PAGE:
Changes in the microbiota result in functional and immunological consequences for the host. For example, mucosa-adherent bacteria in the small intestine are important stimulators of mucosal immunity, and changes in microbial composition can have significant effects on the host immune response. Dysbiosis can also lead to destruction of brush-border enzymes, damage of carrier proteins, and competition for nutrients (eg, vitamin B12). Also, bacterial enterotoxins stimulate mucosal fluid secretions, resulting in diarrhea. Dysfunction of the mucosal barrier can lead to altered intestinal permeability and bacterial translocation. Depletion of commensal groups (Figure) in the large intestine and their respective immunoregulatory metabolites (eg, SCFAs, indoles, and secondary bile acids) can impair the host’s ability to down-regulate the aberrant intestinal immune response, making dysbiosis an integral part of the pathogenesis of chronic GI disease. 

Dysbiosis can be primary (idiopathic), but it often occurs secondary to other disease processes or environmental factors (Table). Even when dysbiosis is secondary, it can exacerbate or maintain disease. Therefore, recognition of dysbiosis (eg, via molecular tools such as the Dysbiosis Index) and therapeutic intervention to correct it are critical to optimize the patient’s clinical outcome.8

Disorders Associated with Intestinal Dysbiosis

  • Chronic enteropathies (food-responsive, antibiotic-responsive, and inflammatory bowel disease)
  • Acute diarrhea (eg, stress-related, infectious, or secondary to dietary indiscretion) 
  • Abnormal intestinal motility (eg, blind loops, diverticula, strictures, obstruction of the intestine)
  • Exocrine pancreatic insufficiency
  • Pharmacologic interventions (eg, antibiotics, NSAIDs, acid-suppressing drugs)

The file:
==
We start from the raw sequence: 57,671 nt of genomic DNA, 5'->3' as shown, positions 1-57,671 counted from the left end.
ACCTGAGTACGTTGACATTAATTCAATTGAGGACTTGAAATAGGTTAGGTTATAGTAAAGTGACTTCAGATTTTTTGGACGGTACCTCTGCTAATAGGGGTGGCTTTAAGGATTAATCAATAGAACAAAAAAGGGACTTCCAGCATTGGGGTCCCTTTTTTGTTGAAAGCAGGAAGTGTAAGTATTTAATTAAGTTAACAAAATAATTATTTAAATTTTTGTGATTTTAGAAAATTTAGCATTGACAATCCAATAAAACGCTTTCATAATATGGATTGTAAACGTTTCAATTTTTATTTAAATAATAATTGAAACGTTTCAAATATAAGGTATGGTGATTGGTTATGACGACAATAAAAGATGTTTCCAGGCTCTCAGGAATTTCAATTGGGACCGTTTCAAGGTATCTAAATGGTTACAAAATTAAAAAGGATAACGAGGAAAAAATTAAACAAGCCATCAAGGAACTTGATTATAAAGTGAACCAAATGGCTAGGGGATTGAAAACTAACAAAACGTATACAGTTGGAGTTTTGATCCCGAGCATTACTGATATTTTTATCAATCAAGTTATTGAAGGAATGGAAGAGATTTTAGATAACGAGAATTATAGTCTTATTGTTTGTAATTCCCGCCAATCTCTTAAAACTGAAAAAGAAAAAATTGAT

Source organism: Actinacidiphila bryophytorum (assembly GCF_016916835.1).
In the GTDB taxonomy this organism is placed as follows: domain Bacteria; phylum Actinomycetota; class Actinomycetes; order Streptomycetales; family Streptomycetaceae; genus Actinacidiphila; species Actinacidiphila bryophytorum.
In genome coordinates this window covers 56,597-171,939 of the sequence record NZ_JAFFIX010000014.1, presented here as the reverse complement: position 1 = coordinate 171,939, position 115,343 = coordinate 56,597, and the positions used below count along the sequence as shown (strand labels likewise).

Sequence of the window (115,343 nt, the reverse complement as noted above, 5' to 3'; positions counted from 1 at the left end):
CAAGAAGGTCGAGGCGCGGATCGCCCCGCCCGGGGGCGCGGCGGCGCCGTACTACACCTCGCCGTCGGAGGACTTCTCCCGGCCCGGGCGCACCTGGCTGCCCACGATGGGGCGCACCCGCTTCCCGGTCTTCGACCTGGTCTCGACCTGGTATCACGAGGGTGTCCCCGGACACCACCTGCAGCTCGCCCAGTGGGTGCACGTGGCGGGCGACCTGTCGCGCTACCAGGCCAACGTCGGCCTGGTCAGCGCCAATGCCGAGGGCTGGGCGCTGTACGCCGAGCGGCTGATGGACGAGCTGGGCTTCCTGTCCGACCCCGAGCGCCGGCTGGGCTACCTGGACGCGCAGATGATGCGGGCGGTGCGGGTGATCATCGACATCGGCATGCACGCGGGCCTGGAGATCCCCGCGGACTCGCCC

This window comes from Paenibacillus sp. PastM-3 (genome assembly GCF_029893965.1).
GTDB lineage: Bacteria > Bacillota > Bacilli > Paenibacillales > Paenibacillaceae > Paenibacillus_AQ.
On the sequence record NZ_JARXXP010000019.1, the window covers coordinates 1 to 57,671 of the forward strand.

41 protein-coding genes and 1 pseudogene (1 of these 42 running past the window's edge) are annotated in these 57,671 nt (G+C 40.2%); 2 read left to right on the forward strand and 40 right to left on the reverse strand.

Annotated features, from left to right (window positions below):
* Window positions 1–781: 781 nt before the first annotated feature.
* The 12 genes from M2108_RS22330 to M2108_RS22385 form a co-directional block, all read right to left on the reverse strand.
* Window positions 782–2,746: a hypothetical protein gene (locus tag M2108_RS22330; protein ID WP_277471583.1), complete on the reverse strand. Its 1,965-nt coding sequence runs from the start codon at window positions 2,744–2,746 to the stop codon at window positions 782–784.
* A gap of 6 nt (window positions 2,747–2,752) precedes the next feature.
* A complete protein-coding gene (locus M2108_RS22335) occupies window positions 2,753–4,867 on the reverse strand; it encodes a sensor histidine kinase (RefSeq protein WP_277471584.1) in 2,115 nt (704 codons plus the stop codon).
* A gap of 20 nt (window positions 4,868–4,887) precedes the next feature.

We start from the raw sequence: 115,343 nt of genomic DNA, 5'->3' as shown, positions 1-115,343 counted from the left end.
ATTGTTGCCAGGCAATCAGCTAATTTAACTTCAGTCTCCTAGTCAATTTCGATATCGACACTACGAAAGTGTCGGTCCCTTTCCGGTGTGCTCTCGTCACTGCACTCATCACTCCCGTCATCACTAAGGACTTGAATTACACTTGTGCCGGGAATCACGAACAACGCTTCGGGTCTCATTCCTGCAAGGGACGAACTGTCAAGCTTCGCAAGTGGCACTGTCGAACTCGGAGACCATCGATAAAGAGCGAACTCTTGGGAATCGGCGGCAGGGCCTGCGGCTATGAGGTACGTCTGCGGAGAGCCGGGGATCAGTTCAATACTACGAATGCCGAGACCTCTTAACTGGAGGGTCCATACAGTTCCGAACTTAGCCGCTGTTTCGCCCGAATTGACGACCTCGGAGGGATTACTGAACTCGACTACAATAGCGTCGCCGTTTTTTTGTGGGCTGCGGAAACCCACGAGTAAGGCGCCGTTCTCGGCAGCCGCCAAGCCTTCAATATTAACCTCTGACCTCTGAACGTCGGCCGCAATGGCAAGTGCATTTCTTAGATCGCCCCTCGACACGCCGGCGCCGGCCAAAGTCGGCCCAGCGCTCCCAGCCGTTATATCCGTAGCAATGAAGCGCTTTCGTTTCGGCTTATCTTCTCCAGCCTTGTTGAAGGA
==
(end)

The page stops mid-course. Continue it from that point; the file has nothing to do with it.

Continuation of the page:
Total bacteria: Minimum of 10 billion cfu per Proviable-Forte capsule; minimum of 5 billion cfu per Proviable-DC capsule, including the following bacteria:

  • Enterococcus faecium NCIMB 30183
  • Bifidobacterium bifidum NCIMB 30179
  • Enterococcus thermophilus NCIMB 30189
  • Lactobacillus acidophilus NCIMB 30184
  • Lactobacillus bulgaricus NCIMB 30186
  • Lactobacillus casei NCIMB 30188
  • Lactobacillus plantarum NCIMB 30187

Administration:

  • Give with Proviable-KP paste for short-term use during times of intestinal imbalance
  • Use alone for long-term intestinal health support and balance
  • Single-size sprinkle capsule for easy administration
  • Chronic enteropathies (food-responsive, antibiotic-responsive, and inflammatory bowel disease)
  • Acute diarrhea (eg, stress-related, infectious, or secondary to dietary indiscretion) 
  • Abnormal intestinal motility (eg, blind loops, diverticula, strictures, obstruction of the intestine)
  • Exocrine pancreatic insufficiency
  • Pharmacologic interventions (eg, antibiotics, NSAIDs, acid-suppressing drugs)

Total bacteria: Minimum of 10 billion cfu per Proviable-Forte capsule; minimum of 5 billion cfu per Proviable-DC capsule, including the following bacteria:

  • Enterococcus faecium NCIMB 30183
  • Bifidobacterium bifidum NCIMB 30179
  • Enterococcus thermophilus NCIMB 30189
  • Lactobacillus acidophilus NCIMB 30184
  • Lactobacillus bulgaricus NCIMB 30186
  • Lactobacillus casei NCIMB 30188
  • Lactobacillus plantarum NCIMB 30187

Administration:

  • Give with Proviable-KP paste for short-term use during times of intestinal imbalance
  • Use alone for long-term intestinal health support and balance
  • Single-size sprinkle capsule for easy administration

Probiotics are defined as live microorganisms that, when administered in sufficient quantities, confer a health benefit to the host.

Correction of Dysbiosis

Strategies to correct dysbiosis include administration of prebiotics and probiotics. Prebiotics include carbohydrates and fermentable fibers. After ingestion, they are fermented by intestinal bacteria to produce SCFAs, resulting in numerous positive benefits as described above. Probiotics are defined as live microorganisms that, when administered in sufficient quantities, confer a health benefit to the host. Probiotics are not regulated as drugs in the United States and, thus, undergo minimal regulatory scrutiny.